Obama, the Teacher.
Mr. Obama had a disarming touch. He did not belittle students; instead he drew them out, restating and polishing halting answers, students recall.(.../...)As his reputation for frank, exciting discussion spread, enrollment in his classes swelled. Most scores on his teaching evaluations were positive to superlative.(.../...)But the liberal students did not necessarily find reassurance.For one thing, Mr. Obama’s courses chronicled the failure of liberal policies and court-led efforts at social change: the Reconstruction-era amendments that were rendered meaningless by a century of resistance, the way the triumph of Brown gave way to fights over busing, the voting rights laws that crowded blacks into as few districts as possible. He was wary of noble theories, students say; instead, they call Mr. Obama a contextualist, willing to look past legal niceties to get results.For another, Mr. Obama liked to provoke. He wanted his charges to try arguing that life was better under segregation, that black people were better athletes than white ones.(.../...)Soon after, the faculty saw an opening and made him its best offer yet: Tenure upon hiring. A handsome salary, more than the $60,000 he was making in the State Senate or the $60,000 he earned teaching part time. A job for Michelle Obama directing the legal clinic.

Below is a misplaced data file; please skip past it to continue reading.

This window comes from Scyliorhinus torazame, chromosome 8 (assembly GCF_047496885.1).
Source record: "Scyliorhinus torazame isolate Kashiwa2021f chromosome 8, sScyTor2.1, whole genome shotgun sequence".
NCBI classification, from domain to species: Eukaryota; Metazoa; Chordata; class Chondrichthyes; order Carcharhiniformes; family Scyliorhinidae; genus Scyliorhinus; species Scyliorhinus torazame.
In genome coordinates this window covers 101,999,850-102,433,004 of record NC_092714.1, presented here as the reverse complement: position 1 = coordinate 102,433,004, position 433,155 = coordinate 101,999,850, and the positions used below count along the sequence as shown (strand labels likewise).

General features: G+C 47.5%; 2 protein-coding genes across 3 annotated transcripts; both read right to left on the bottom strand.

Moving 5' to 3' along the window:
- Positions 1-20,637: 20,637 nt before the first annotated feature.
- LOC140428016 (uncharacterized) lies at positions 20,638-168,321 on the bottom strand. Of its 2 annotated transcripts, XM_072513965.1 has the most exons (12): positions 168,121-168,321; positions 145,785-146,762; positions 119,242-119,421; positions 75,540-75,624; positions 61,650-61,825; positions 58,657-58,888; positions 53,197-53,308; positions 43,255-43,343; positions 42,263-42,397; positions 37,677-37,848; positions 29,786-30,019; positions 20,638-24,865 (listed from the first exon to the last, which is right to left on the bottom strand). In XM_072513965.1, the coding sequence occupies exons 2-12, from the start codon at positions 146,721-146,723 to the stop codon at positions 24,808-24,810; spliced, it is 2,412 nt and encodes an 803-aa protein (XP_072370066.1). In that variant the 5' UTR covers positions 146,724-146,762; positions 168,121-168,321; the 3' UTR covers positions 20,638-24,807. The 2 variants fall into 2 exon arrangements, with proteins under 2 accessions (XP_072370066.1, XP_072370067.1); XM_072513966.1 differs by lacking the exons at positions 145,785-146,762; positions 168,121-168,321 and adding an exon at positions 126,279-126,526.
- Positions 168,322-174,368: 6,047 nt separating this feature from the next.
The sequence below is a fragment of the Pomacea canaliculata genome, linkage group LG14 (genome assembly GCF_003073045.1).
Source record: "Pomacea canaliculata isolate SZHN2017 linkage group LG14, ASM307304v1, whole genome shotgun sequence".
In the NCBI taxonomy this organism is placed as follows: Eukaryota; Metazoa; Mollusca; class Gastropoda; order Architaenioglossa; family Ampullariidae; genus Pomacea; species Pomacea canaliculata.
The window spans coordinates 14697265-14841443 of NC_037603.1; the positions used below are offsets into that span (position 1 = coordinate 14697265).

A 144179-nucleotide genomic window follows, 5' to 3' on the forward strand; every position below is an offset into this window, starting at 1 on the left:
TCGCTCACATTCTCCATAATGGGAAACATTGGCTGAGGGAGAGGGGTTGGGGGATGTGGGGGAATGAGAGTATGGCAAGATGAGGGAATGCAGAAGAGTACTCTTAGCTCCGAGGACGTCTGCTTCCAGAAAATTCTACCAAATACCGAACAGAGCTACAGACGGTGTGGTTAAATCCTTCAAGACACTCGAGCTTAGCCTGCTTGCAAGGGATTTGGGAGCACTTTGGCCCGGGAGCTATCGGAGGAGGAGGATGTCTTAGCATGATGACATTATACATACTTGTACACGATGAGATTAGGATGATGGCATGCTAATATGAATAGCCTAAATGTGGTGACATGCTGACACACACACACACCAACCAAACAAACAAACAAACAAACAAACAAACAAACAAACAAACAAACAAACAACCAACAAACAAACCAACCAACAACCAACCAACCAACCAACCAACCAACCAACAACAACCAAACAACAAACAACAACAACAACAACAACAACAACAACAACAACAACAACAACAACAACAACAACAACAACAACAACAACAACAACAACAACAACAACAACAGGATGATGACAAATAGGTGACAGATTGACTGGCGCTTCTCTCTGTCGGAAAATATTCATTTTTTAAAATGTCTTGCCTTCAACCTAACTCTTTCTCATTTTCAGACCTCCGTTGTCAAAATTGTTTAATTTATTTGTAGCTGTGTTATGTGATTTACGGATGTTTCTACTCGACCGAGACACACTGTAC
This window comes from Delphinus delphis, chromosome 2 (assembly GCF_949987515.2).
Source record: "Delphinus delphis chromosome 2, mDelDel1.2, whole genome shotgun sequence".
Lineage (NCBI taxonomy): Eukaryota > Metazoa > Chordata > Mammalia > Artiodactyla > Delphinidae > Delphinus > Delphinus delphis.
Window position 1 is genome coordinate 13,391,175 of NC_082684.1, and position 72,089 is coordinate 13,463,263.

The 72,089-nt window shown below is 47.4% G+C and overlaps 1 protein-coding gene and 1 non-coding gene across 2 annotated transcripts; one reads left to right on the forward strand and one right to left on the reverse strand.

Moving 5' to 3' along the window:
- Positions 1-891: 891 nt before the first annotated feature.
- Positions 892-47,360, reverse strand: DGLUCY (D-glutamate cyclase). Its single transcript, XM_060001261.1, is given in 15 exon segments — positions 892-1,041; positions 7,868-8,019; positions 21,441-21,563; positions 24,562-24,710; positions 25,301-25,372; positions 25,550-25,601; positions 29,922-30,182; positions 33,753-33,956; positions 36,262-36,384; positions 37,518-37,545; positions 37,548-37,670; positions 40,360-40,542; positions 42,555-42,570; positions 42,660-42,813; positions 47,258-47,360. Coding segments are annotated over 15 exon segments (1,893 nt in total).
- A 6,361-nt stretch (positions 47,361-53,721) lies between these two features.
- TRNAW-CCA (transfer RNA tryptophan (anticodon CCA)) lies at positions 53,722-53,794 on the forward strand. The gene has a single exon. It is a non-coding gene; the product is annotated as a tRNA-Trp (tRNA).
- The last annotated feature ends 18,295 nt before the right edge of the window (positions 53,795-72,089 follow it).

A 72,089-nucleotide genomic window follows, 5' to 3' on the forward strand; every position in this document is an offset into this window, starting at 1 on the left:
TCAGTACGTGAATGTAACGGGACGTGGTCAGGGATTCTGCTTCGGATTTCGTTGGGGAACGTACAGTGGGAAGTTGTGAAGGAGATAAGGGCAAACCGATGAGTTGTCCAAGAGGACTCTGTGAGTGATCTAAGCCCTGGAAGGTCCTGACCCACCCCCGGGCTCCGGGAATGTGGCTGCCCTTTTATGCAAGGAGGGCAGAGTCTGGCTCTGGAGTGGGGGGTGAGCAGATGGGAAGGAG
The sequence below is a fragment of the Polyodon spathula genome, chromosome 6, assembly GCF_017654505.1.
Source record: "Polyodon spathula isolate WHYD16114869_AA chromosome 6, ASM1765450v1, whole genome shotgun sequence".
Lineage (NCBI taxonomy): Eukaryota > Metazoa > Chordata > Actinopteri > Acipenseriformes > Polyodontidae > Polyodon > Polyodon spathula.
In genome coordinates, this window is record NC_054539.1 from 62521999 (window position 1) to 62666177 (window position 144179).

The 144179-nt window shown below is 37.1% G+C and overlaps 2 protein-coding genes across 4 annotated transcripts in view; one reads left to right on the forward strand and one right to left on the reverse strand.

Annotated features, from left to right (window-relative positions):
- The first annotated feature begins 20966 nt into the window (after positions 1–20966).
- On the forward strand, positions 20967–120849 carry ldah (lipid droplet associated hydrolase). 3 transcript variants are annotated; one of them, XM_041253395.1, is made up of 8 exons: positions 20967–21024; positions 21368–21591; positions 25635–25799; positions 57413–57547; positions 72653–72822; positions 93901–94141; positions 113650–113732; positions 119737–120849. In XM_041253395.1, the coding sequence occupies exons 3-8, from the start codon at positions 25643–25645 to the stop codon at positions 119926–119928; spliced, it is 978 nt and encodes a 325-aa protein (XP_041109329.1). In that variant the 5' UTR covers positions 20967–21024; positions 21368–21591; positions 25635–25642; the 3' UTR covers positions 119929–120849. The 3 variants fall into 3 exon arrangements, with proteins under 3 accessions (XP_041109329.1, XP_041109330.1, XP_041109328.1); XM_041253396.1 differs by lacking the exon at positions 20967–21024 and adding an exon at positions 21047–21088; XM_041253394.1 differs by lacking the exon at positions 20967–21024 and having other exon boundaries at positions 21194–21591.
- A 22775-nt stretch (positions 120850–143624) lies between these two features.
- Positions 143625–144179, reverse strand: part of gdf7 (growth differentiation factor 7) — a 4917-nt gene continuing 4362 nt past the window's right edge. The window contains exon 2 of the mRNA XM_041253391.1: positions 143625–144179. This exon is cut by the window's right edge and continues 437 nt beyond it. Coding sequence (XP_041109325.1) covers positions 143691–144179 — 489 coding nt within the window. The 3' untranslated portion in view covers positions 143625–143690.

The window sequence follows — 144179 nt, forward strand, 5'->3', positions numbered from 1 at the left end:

Your political career is dead, Daniel Fischel, then the dean, said he told Mr. Obama, gently. Mr. Obama turned the offer down. Two years later, he decided to run for the Senate. He canceled his course load and has not taught since.(../...)But as a professor, students say, Mr. Obama was in the business of complication, showing that even the best-reasoned rules have unintended consequences, that competing legal interests cannot always be resolved, that a rule that promotes justice in one case can be unfair in the next.